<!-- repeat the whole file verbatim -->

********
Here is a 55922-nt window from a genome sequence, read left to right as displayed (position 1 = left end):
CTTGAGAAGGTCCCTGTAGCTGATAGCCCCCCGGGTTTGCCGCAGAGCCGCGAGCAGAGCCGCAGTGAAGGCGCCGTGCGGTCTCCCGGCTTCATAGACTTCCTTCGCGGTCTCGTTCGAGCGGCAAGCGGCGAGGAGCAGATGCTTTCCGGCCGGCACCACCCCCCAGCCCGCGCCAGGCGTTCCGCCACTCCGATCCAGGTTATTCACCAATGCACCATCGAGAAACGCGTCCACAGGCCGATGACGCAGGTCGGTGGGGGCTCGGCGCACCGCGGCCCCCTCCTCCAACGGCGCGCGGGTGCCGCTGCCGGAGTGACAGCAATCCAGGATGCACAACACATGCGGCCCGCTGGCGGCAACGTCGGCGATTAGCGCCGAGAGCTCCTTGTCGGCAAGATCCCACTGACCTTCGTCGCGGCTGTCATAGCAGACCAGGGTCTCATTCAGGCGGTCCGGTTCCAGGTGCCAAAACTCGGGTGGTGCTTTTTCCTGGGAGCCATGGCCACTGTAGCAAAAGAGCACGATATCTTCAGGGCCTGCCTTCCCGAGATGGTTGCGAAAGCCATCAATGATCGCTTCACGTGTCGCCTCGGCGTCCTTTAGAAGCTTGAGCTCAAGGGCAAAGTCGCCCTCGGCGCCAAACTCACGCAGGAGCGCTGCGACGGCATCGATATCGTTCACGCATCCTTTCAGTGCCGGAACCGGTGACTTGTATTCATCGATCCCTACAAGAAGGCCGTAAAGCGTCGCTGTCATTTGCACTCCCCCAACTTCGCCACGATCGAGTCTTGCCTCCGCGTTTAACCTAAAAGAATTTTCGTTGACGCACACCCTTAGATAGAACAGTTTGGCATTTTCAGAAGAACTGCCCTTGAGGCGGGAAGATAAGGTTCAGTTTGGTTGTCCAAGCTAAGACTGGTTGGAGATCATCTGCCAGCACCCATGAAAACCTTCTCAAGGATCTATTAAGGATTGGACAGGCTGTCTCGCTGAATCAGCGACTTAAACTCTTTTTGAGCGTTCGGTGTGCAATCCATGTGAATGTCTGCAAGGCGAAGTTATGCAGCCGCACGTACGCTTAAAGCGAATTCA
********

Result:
Here is a 55922-nt window from a genome sequence, read left to right as displayed (position 1 = left end):
CTTGAGAAGGTCCCTGTAGCTGATAGCCCCCCGGGTTTGCCGCAGAGCCGCGAGCAGAGCCGCAGTGAAGGCGCCGTGCGGTCTCCCGGCTTCATAGACTTCCTTCGCGGTCTCGTTCGAGCGGCAAGCGGCGAGGAGCAGATGCTTTCCGGCCGGCACCACCCCCCAGCCCGCGCCAGGCGTTCCGCCACTCCGATCCAGGTTATTCACCAATGCACCATCGAGAAACGCGTCCACAGGCCGATGACGCAGGTCGGTGGGGGCTCGGCGCACCGCGGCCCCCTCCTCCAACGGCGCGCGGGTGCCGCTGCCGGAGTGACAGCAATCCAGGATGCACAACACATGCGGCCCGCTGGCGGCAACGTCGGCGATTAGCGCCGAGAGCTCCTTGTCGGCAAGATCCCACTGACCTTCGTCGCGGCTGTCATAGCAGACCAGGGTCTCATTCAGGCGGTCCGGTTCCAGGTGCCAAAACTCGGGTGGTGCTTTTTCCTGGGAGCCATGGCCACTGTAGCAAAAGAGCACGATATCTTCAGGGCCTGCCTTCCCGAGATGGTTGCGAAAGCCATCAATGATCGCTTCACGTGTCGCCTCGGCGTCCTTTAGAAGCTTGAGCTCAAGGGCAAAGTCGCCCTCGGCGCCAAACTCACGCAGGAGCGCTGCGACGGCATCGATATCGTTCACGCATCCTTTCAGTGCCGGAACCGGTGACTTGTATTCATCGATCCCTACAAGAAGGCCGTAAAGCGTCGCTGTCATTTGCACTCCCCCAACTTCGCCACGATCGAGTCTTGCCTCCGCGTTTAACCTAAAAGAATTTTCGTTGACGCACACCCTTAGATAGAACAGTTTGGCATTTTCAGAAGAACTGCCCTTGAGGCGGGAAGATAAGGTTCAGTTTGGTTGTCCAAGCTAAGACTGGTTGGAGATCATCTGCCAGCACCCATGAAAACCTTCTCAAGGATCTATTAAGGATTGGACAGGCTGTCTCGCTGAATCAGCGACTTAAACTCTTTTTGAGCGTTCGGTGTGCAATCCATGTGAATGTCTGCAAGGCGAAGTTATGCAGCCGCACGTACGCTTAAAGCGAATTCA